5.2.3 Power-Law Behavior of Bed Thickness Frequency

[74] The log-log plots in Figure 15 show that bed thickness frequencies measured in Holden, on the plateau west of Juventae, and in Gale crater do not follow a power-law trend. The lack of power-law scaling in these deposits may rule out formation by sedimentary gravity flows or deposition controlled by other scale-invariant processes. However, power-law scaling for many terrestrial turbidite deposits is supported by the occurrence of numerous thin beds that would be close to or below the resolution of HiRISE data. Because the number of thin beds decreases for most of these sections just above the resolution of HiRISE images, it is difficult to exclude power-law behavior entirely.

[75] The observed systematic change in power-law behavior with distance from the source in submarine fan deposits [Carlson and Grotzinger, 2001] suggests that characteristic modification of power-law behavior is linked to unique facies. Of all the sections measured in the study, those in Holden crater offer the best opportunity to observe systematic changes in power-law behavior with lateral facies variations because a sediment source (the crater wall) is known and the sections are arranged at increasing distance away from this source. However, systematic modification of power-law behavior is not observed from H1 to H10. This implies that the length scale of changes in fluvial/alluvial/lacustrine facies may be much longer than the length scale represented by the distance between H1 and H10. Alternatively, this may imply that some sediments in the measured beds were not sourced solely from the crater walls and may instead reflect alternative sources (e.g., evaporites, air-fall deposits, volcanic ash, etc.).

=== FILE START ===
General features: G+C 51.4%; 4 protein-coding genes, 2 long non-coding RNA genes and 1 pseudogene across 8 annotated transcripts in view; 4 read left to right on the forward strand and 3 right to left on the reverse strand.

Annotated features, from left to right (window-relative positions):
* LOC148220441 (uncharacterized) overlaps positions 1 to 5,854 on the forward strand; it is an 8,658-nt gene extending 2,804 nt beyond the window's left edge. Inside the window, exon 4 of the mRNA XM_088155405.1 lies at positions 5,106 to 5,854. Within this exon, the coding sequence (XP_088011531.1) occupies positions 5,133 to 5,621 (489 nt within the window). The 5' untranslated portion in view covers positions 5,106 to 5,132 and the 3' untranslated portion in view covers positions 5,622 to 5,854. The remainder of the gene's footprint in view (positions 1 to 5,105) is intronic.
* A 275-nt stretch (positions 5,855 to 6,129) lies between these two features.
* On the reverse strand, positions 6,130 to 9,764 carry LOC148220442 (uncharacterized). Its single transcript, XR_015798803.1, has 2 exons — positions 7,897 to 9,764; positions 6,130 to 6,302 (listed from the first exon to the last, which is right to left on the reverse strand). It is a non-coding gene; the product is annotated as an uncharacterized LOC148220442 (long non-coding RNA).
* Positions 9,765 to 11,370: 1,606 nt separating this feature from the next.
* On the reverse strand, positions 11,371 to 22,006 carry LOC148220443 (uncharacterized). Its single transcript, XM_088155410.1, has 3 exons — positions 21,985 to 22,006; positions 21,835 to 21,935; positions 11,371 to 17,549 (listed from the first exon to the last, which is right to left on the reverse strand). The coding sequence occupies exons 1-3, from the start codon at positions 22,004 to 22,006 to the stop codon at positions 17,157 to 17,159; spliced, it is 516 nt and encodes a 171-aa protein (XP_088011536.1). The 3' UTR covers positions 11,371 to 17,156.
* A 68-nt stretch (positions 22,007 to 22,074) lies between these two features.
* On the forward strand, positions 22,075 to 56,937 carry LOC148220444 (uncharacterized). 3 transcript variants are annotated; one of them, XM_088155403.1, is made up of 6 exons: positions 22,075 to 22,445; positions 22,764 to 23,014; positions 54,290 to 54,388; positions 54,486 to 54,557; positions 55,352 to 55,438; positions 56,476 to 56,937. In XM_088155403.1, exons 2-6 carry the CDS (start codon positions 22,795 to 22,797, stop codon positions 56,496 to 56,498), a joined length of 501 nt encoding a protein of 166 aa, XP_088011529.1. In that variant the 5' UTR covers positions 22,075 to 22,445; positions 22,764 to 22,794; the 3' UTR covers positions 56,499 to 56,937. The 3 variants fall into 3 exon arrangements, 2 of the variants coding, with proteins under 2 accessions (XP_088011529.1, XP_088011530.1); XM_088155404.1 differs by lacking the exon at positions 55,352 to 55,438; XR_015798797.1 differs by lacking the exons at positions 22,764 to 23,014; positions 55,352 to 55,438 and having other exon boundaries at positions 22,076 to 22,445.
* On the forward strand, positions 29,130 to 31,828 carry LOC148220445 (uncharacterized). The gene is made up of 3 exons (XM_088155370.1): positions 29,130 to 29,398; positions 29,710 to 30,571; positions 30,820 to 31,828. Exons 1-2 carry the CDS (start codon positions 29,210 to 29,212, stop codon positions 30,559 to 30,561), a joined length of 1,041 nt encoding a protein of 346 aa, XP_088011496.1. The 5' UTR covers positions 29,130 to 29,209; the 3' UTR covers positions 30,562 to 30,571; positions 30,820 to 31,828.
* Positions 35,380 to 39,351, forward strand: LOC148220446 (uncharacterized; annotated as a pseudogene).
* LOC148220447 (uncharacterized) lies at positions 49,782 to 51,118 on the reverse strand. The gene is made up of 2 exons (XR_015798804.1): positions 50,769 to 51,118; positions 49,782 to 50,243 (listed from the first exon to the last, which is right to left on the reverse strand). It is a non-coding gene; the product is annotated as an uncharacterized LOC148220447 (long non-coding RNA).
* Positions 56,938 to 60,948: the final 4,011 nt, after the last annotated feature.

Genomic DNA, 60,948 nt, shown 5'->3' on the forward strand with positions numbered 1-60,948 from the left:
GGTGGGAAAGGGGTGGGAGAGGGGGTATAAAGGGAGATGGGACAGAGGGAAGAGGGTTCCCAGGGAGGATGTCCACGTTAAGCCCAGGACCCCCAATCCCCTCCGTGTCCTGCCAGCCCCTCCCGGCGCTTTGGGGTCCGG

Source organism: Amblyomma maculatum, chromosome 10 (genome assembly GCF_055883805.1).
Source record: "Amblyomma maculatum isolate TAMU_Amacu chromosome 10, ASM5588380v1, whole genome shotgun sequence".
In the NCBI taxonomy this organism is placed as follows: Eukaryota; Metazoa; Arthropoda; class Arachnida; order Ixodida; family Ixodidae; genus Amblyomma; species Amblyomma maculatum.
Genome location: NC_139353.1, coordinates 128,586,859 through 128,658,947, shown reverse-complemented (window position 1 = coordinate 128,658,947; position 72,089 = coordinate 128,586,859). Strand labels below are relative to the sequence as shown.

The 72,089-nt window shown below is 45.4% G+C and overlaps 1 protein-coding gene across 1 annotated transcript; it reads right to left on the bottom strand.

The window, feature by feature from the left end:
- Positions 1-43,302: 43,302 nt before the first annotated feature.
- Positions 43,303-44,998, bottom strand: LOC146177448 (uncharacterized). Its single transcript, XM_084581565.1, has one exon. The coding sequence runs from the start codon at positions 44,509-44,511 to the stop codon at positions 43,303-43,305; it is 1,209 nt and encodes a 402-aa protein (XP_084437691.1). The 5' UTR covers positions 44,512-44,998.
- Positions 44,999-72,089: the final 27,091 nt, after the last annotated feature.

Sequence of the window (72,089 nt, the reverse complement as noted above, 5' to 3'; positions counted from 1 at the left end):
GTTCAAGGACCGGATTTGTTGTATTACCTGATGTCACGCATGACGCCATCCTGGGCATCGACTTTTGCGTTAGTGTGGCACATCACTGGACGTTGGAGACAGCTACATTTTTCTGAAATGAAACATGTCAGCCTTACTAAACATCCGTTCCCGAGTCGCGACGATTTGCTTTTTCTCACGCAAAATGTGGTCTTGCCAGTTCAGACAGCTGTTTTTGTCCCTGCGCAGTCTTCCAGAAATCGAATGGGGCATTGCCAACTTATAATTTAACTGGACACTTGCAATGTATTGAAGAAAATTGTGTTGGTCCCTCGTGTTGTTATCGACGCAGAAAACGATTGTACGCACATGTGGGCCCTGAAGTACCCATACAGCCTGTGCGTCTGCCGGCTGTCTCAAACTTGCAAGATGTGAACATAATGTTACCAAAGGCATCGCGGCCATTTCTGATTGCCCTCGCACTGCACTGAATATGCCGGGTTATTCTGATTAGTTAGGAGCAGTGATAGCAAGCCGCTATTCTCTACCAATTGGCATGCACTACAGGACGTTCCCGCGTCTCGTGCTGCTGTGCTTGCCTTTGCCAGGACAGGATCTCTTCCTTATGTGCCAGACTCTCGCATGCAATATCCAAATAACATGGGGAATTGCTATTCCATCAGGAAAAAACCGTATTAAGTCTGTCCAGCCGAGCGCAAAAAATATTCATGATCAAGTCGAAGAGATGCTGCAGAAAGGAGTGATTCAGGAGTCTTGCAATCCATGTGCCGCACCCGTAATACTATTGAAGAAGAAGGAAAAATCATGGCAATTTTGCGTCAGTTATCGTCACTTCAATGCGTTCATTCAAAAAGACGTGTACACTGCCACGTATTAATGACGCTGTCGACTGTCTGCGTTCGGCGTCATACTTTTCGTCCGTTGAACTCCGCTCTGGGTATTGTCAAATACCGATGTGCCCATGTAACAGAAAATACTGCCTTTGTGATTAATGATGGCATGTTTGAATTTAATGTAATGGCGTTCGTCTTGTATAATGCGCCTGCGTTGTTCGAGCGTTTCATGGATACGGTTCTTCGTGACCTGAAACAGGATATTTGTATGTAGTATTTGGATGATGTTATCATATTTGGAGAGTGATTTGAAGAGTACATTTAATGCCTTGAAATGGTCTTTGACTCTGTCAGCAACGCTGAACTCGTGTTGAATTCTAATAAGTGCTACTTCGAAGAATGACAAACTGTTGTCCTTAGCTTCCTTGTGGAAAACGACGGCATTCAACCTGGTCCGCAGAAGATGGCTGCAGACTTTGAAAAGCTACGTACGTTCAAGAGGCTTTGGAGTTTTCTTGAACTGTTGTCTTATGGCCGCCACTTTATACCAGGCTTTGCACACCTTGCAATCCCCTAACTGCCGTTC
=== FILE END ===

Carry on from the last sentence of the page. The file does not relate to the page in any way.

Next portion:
5.3 Building a Global Inventory of Bed Thickness Distributions on Mars

[76] In addition to the 28 total sections measured in Holden crater, on the plateau west of Juventae, and in Gale crater, sections were measured at seven other locations on Mars. Bed thickness statistics measured at different locations, even if for only 1 or 2 sections, can be used to build a global inventory of quantitative stratification characteristics. As an example, Figure 17 summarizes the Lilliefors test results of this study. Lognormal distributions are not ubiquitous for the sections measured here, but they are the most common distribution observed. Normal distributions are generally not observed in the Mars sections measured here, consistent with the observation of Grotzinger and Milliken [2012] that rhythmite deposits are rare on Mars. Exponential distributions are observed in Gale and at several other locations, but they appear to be less common than lognormal distributions.